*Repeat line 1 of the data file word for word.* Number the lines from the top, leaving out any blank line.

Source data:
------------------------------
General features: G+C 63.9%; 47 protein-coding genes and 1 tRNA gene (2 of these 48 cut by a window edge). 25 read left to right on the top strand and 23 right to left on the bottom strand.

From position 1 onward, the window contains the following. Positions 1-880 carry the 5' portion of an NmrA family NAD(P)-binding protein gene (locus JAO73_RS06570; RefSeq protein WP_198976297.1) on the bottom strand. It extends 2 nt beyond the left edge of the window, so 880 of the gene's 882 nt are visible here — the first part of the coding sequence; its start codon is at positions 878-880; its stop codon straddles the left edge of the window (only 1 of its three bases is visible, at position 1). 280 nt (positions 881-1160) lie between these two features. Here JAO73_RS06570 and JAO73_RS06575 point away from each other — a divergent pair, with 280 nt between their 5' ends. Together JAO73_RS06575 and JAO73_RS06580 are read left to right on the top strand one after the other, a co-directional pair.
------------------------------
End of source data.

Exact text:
General features: G+C 63.9%; 47 protein-coding genes and 1 tRNA gene (2 of these 48 cut by a window edge). 25 read left to right on the top strand and 23 right to left on the bottom strand.